Read Time: 4 - 6 minutes
In the wake of tragic events overseas that resulted in the deaths of four American diplomats, including the U.S. Ambassador to Libya, Chris Stevens, some have used the deplorable acts of violence against American consulates in North Africa as an opportunity to score political points. These partisan swipes have distracted from where the focus should be.
On Tuesday, U.S. embassies were attacked in Egypt and Libya. The attacks came on the eleventh anniversary of the 9/11 terrorist attacks that took the lives of roughly 3,000 U.S. citizens.
The actions taken against sovereign U.S. territories were a response to a trailer for a low quality video that many people in the region took offense too. Scenes from the video, “Innocence of Muslims,” have been online since July. The movie depicts the Prophet Muhammad as a homosexual who advocates adultery, pedophilia, and deviant behavior.
The content of the video didn’t spark outrage in the region until portions of the trailer were translated into Arabic and aired by local media. Protesters considered it an affront on the Islamic faith.
The worst attack was a rocket launched at the U.S. Embassy in Benghazi, Libya. It killed U.S. Ambassador Stevens, and three other diplomats who were reportedly attempting to escape the consulate as protests intensified. U.S. Sources say that the attack was planned well in advanced by an extremist group who used the protests as a diversion.
Chris Stevens, 52, had 21-years of experience in foreign service. He was sworn in as Ambassador to Libya only a few months ago by U.S. Secretary of State Hillary Clinton. Stevens loved the years he spent working in the Middle East and North Africa. He was, as Secretary Clinton mentioned in a statement, passionate about his diplomatic assignments and dedicated to the Libyan people.
“As the conflict in Libya unfolded, Chris was one of the first Americans on the ground in Benghazi. He risked his own life to lend the Libyan people a helping hand to build the foundation for a new, free nation. He spent every day since helping to finish the work that he started. Chris was committed to advancing America’s values and interests, even when that meant putting himself in danger.”
Ambassador Stevens served his country proudly, but many people are not talking about Chris Stevens or the three other Americans who lost their lives. Very few are actually talking about the attacks and what our response should be. Instead, we are distracted by back-and-forth attacks going on between the Mitt Romney and Barack Obama campaigns.
Romney came out swinging, criticizing the Obama administration for their response to the radical reaction from some groups in the region.
“I’m outraged by the attacks on American diplomatic missions in Libya and Egypt and by the death of an American Consulate worker in Benghazi,” he said in a statement released late Tuesday. “It’s disgraceful that the Obama administration’s first response was not to condemn attacks on our diplomatic missions, but to sympathize with those who waged the attacks.”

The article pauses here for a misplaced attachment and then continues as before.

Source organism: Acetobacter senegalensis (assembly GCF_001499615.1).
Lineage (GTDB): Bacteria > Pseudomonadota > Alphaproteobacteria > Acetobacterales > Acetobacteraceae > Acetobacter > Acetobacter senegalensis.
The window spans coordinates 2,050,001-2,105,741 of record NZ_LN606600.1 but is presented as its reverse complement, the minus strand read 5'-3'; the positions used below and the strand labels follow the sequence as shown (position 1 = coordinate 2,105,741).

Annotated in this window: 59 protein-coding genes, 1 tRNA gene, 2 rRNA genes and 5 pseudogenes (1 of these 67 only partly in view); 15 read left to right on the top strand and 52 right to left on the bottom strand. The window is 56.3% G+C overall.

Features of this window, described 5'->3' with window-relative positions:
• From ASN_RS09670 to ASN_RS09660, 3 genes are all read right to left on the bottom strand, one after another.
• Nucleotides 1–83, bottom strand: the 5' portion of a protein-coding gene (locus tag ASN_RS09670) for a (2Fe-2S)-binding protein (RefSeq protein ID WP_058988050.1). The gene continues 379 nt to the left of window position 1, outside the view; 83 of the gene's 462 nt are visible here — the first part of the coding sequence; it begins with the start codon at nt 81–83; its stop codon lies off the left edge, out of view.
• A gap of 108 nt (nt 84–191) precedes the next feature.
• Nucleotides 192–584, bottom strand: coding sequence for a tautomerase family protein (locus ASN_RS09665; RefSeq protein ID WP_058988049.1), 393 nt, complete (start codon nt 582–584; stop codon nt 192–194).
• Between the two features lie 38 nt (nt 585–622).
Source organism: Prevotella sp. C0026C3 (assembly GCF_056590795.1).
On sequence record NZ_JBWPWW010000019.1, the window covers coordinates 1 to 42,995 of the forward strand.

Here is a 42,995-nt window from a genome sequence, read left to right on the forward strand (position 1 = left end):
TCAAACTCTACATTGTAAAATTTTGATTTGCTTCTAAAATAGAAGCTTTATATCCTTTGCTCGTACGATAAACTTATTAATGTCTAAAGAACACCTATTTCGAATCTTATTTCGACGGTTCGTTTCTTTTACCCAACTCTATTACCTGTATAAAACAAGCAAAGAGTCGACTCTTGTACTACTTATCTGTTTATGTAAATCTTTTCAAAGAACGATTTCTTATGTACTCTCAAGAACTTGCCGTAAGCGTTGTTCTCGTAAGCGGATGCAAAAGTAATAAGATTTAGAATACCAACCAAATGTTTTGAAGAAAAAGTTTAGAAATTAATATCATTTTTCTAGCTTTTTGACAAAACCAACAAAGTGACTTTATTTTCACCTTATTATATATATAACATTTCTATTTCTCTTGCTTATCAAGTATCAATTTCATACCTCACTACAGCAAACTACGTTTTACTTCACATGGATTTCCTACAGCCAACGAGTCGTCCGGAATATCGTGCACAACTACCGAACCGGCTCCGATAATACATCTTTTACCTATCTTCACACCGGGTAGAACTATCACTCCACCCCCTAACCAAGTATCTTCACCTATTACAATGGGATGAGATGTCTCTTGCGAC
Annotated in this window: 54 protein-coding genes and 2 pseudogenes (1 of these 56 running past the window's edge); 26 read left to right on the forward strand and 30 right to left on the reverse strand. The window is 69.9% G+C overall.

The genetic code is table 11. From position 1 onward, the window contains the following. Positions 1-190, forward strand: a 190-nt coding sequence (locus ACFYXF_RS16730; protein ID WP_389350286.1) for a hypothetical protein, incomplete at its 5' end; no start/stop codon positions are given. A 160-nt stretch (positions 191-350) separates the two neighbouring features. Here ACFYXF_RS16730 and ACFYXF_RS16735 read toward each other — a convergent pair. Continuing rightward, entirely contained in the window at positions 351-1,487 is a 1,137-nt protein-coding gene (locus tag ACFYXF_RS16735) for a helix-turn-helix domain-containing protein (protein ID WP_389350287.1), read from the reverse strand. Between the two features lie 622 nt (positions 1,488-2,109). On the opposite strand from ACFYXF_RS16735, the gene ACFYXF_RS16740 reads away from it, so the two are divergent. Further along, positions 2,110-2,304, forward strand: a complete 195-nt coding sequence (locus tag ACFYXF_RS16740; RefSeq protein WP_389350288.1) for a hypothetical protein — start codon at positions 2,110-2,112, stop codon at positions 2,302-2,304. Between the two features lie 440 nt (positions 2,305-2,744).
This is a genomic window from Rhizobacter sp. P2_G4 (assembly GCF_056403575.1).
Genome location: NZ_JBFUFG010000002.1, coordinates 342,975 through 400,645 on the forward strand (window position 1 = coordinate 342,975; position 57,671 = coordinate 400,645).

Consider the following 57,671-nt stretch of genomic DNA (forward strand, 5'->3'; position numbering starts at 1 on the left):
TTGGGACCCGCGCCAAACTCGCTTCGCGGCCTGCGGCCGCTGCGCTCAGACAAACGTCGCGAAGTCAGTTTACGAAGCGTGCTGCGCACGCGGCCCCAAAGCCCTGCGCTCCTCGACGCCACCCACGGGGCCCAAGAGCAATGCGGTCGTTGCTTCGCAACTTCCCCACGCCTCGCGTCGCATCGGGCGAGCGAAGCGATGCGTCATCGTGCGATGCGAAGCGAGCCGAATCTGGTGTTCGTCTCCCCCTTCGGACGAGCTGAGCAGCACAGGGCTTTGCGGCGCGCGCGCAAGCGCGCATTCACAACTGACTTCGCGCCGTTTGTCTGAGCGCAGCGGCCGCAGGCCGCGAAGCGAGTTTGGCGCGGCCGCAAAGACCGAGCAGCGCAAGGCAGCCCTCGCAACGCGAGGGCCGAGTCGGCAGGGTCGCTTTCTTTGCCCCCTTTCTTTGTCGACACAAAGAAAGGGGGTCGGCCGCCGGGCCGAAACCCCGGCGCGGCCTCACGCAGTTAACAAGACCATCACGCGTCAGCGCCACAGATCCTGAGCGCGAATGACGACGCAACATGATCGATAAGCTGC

The ‘first response’ Romney is referring to is a statement released by the U.S. Embassy in Cairo, Egypt. In it, the embassy condemned religious incitement, referring to the ‘Innocence of Muslims’ video, and calls the respect of religious beliefs a “cornerstone of American democracy.” The consulate released these remarks before any violence in the region began, but the statement did not stop protesters from breaching the walls of the embassy and tearing its American flag down.
The Obama administration disavowed the remarks from its Cairo consulate, claiming that it was not cleared by Washington and does not “reflect the views of the United States government.” In an official statement from the State Department, Hillary Clinton said:
“Some have sought to justify this vicious behavior as a response to inflammatory material posted on the Internet. The United States deplores any intentional effort to denigrate the religious beliefs of others. Our commitment to religious tolerance goes back to the very beginning of our nation. But, let me be clear: There is never any justification for violent acts of this kind.”
The Romney campaign accused the White House of apologizing to the protesters and sympathizing with the people who are hostile to Americans in the region. The Obama campaign hit back by accusing Mitt Romney of using the tragedy in Benghazi to score political points.
“We are shocked that, at a time when the United States of America is confronting the tragic death of one of our diplomatic officers in Libya, Governor Romney would choose to launch a political attack,” said Ben LaBolt, spokesman for Barack Obama’s campaign.
The politically driven back-and-forth spats between the campaigns, and supporters of both candidates, have turned ugly very fast. It has, unfortunately, become the focus in public discourse over the attacks overseas. The American people want to know why this happened and what measures the government plans to implement to help prevent this type of tragedy from happening again. However, pointless and inappropriately timed partisan attacks don’t get us closer to these answers.